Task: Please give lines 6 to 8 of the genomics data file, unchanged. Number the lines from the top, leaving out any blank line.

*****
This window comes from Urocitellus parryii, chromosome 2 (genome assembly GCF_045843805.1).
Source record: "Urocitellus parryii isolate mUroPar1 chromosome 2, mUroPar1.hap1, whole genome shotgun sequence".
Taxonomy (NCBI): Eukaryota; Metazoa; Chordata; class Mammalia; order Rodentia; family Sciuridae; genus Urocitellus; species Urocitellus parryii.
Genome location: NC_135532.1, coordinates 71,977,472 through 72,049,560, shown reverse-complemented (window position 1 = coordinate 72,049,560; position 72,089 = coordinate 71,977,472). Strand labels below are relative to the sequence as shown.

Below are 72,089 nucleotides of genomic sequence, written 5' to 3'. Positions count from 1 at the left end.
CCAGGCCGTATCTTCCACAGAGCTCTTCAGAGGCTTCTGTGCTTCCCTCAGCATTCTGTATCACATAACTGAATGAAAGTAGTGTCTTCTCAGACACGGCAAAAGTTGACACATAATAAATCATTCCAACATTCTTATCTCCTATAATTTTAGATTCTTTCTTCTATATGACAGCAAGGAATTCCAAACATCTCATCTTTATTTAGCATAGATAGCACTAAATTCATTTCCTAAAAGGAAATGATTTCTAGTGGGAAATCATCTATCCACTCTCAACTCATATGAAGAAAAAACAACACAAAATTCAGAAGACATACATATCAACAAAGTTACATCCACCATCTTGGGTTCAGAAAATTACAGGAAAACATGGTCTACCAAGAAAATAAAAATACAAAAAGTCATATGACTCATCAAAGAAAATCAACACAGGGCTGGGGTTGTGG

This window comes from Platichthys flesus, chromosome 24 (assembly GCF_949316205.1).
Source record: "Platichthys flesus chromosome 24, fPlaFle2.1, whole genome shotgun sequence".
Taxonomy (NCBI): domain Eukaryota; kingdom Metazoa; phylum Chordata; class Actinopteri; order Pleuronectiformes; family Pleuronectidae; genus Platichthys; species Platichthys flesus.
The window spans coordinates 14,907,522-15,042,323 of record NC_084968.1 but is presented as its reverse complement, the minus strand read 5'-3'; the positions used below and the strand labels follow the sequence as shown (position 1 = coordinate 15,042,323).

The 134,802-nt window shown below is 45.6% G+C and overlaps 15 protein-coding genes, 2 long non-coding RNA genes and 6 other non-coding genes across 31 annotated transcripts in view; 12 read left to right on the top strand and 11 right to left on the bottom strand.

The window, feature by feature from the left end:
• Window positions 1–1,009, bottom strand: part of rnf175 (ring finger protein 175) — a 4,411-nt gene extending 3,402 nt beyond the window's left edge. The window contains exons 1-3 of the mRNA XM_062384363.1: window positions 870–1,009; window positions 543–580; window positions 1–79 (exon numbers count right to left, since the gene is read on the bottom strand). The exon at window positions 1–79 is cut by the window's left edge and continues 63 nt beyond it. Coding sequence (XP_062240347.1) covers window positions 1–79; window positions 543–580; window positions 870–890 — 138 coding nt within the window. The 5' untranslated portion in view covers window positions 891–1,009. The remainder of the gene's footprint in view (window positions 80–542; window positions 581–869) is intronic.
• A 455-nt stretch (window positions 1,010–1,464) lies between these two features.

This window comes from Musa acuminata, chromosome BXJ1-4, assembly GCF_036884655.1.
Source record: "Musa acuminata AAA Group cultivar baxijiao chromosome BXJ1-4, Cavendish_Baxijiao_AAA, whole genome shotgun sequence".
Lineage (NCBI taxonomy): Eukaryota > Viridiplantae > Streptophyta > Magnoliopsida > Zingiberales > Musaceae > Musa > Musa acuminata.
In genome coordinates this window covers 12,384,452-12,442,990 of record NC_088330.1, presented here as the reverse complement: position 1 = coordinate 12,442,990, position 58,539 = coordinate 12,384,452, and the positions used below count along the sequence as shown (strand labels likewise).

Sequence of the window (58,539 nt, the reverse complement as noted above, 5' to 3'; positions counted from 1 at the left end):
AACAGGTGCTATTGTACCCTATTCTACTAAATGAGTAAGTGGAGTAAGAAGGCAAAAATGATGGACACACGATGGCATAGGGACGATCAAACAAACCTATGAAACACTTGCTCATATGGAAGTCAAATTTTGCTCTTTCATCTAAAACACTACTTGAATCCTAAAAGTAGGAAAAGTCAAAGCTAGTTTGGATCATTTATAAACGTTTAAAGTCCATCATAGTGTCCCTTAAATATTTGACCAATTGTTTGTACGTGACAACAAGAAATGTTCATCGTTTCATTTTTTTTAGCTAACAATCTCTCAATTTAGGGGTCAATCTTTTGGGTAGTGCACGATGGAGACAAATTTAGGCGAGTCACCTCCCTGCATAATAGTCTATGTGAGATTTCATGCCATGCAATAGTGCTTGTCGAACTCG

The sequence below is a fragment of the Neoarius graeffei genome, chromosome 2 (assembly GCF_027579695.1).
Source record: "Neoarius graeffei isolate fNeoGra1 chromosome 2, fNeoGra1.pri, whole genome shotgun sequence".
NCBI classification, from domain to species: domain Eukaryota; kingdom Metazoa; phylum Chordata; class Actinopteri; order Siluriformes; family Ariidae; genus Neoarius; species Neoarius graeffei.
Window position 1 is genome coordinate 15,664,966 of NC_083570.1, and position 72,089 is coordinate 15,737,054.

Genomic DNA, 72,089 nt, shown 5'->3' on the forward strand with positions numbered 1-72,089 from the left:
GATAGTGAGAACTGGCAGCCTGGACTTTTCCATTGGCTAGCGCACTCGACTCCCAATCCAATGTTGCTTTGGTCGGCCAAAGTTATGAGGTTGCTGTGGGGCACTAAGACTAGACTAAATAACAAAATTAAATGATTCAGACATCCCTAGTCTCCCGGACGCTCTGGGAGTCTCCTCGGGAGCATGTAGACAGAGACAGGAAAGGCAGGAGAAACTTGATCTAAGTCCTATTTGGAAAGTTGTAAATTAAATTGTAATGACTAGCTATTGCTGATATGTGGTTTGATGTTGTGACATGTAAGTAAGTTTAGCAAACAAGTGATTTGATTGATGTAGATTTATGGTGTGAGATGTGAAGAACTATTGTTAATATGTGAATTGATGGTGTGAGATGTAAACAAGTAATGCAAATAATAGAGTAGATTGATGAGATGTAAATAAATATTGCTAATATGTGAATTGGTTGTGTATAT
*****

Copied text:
CCAGGCCGTATCTTCCACAGAGCTCTTCAGAGGCTTCTGTGCTTCCCTCAGCATTCTGTATCACATAACTGAATGAAAGTAGTGTCTTCTCAGACACGGCAAAAGTTGACACATAATAAATCATTCCAACATTCTTATCTCCTATAATTTTAGATTCTTTCTTCTATATGACAGCAAGGAATTCCAAACATCTCATCTTTATTTAGCATAGATAGCACTAAATTCATTTCCTAAAAGGAAATGATTTCTAGTGGGAAATCATCTATCCACTCTCAACTCATATGAAGAAAAAACAACACAAAATTCAGAAGACATACATATCAACAAAGTTACATCCACCATCTTGGGTTCAGAAAATTACAGGAAAACATGGTCTACCAAGAAAATAAAAATACAAAAAGTCATATGACTCATCAAAGAAAATCAACACAGGGCTGGGGTTGTGG

This window comes from Platichthys flesus, chromosome 24 (assembly GCF_949316205.1).
Source record: "Platichthys flesus chromosome 24, fPlaFle2.1, whole genome shotgun sequence".